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In Isolation: April 10, “Weep for the Dead”

An introduction to this “In Isolation” blog series appears at the top of the March 22 post.

Good Friday. Choosing a piece of music to feature today should be easy. There is no shortage of resources on my own website, as well as from thousands of other sources, which contain appropriate direct references to this important day in the life of the Christian church.

However, like my take on all kinds of faith stories, I find myself seeking another angle, some new portal for entry in the story, some new epiphany moment. I accept that there is value in retelling the crucifixion part of the story and I acknowledge the importance of perpetuating it. However, I must confess that this is a hard day for me. As I ponder humanity’s inhumanity that is so much a part of our lives in the here-and-now (as well as just about every human time which came before us), I find my mind feeling like Medusa is in there with left and right lobes fighting it out, each trying to get to the other’s side.

If that makes any kind of sense, perhaps my friends will be able to conjure up some nominal understanding, or empathy, or just “well, there he goes again”. So, here’s the deal. My Good Friday choice is “Weep for the Dead”, a hymn with words by Brian Wren. Originally written for a national day of remembrance, it stirs the pathos deep within me which triggers both sadness and anger about the absolute folly of lives lost for the sake of… what?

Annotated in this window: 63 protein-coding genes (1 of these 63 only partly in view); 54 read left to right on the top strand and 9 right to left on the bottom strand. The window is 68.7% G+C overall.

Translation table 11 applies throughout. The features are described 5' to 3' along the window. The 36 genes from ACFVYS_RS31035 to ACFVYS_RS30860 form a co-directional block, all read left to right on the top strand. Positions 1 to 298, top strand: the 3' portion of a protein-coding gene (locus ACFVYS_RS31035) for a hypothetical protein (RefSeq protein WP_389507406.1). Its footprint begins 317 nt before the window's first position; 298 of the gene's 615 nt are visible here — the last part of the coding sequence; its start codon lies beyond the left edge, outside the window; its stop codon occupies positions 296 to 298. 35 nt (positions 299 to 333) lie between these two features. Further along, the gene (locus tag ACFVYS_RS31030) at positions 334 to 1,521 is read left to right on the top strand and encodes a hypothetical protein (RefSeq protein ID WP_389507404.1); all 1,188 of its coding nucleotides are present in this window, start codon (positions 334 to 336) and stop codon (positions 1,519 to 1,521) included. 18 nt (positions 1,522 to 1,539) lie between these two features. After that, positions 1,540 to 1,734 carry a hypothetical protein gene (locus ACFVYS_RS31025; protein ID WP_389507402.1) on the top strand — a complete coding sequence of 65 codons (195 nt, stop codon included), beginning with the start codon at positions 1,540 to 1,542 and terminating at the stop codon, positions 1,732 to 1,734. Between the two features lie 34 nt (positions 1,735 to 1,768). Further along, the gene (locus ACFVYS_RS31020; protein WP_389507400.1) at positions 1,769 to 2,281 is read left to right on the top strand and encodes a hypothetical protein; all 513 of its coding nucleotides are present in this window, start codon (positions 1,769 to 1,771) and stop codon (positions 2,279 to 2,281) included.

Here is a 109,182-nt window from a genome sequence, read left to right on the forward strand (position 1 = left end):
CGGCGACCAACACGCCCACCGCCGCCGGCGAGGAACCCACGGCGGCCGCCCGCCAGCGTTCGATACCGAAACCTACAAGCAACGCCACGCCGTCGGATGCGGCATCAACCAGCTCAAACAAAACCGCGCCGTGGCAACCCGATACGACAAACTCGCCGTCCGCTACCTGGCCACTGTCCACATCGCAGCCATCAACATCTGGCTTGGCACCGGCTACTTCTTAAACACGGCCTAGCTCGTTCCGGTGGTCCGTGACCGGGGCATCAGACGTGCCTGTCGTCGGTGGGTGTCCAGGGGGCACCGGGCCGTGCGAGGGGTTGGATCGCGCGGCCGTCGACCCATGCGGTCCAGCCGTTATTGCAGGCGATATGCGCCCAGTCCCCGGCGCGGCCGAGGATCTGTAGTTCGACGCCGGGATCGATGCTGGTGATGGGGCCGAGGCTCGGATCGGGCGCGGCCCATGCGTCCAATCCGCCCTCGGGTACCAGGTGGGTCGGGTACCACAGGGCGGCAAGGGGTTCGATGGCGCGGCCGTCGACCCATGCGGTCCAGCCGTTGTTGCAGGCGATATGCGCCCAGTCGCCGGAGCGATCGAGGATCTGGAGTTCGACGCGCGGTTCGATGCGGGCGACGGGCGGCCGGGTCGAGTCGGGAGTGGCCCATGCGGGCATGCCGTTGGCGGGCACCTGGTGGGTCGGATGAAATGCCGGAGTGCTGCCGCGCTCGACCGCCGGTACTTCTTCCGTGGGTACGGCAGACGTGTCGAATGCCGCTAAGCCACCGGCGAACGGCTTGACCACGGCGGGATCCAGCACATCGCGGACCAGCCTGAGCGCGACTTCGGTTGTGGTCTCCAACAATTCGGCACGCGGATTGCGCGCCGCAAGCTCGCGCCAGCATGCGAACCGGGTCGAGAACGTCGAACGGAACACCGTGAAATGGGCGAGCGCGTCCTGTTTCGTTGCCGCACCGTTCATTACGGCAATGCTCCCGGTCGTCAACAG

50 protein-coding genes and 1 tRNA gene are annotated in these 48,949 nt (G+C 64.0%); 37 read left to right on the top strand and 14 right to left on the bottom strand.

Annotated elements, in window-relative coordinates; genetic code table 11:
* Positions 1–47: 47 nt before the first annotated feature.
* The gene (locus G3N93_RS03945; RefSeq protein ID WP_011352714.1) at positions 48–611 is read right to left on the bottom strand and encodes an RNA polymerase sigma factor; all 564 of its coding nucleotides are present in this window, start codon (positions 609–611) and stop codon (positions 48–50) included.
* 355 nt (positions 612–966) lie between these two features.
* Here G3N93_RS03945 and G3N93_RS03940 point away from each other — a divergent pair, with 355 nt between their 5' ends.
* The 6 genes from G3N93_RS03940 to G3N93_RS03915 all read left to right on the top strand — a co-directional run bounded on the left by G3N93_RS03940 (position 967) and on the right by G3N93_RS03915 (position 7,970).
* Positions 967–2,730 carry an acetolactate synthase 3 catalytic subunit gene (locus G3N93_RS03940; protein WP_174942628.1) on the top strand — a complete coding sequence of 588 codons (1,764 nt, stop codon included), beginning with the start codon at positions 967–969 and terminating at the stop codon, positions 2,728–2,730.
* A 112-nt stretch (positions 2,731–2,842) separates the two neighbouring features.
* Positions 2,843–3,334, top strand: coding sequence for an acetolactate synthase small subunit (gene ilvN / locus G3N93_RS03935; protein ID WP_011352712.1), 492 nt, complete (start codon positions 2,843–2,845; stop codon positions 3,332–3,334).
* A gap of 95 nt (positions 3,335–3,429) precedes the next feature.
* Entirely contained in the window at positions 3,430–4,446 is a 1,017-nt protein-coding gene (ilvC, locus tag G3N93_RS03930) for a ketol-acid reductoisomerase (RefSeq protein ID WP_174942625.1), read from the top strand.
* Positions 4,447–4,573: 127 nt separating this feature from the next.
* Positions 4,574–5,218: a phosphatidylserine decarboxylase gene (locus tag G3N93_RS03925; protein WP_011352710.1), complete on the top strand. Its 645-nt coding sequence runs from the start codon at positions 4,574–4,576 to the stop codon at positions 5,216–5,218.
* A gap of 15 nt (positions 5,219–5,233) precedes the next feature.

I’ve been accused more than once of wearing my heart on my sleeve, of being a tree-hugger, of being a pacifist who is selective about the verses he sings during “To every thing there is a season”. Whether it’s the Good Friday story, holding the hands of starving people in Ethiopia, recalling tragic encounters from my days serving on a rescue squad, or aching with the plight of 400 terrified prisoners newly diagnosed with COVID-19, my grief is always there with them.

I hope we will learn from this current experience. Of course, the cynical part of me reminds the other part that I’ve voiced that hope countless times in the past. Pick your tragedy or atrocity to recall and I’ve probably shed a tear about it. Then there’s that thing I wrote yesterday about Judas. Would we even remember the guy from Nazareth if he had died peacefully and naturally at home with his kids and grandchildren at his side after spending a comfortable life as a carpenter preaching safe stuff on the side?

I’m so confused. But, truth be told, I kind of like it that way.

Weep for the dead.
Let tears and silence tell
of blood and battle, horror and renown.
The years diminish, but do not dispel
the pain of lives destroyed,
and life laid down.

Silent the dead.
Remembering, we stand
silent as they, for words cannot esteem
causes of war, the love of native land,
all that they were, and all
they might have been.

Raising our flag,
we stand with muffled drum,
judged by the colors of God’s love and loss,
recalling, as we pray, “Your Kingdom come,”
a purple robe, and blood
upon a cross.

Summoned by love
that leaves no room for pride,
we pray that every continent and isle,
wounded by war, war’s hate may lay aside,
and find a way to heal
and reconcile.

Weep for the dead,
from all the ills of earth.
Stand by the cross that bids all hatred cease.
March to the drums of dignity and worth.
Salute the King of Love,
the Prince of Peace.

Words by Brian Wren
Copyright © 1989 by Hope Publishing Company
(Carol Stream, Illinois) for USA, Canada, Australia and New Zealand.
Copyright © 1989 by Stainer & Bell Limited (London, England) for all other territories.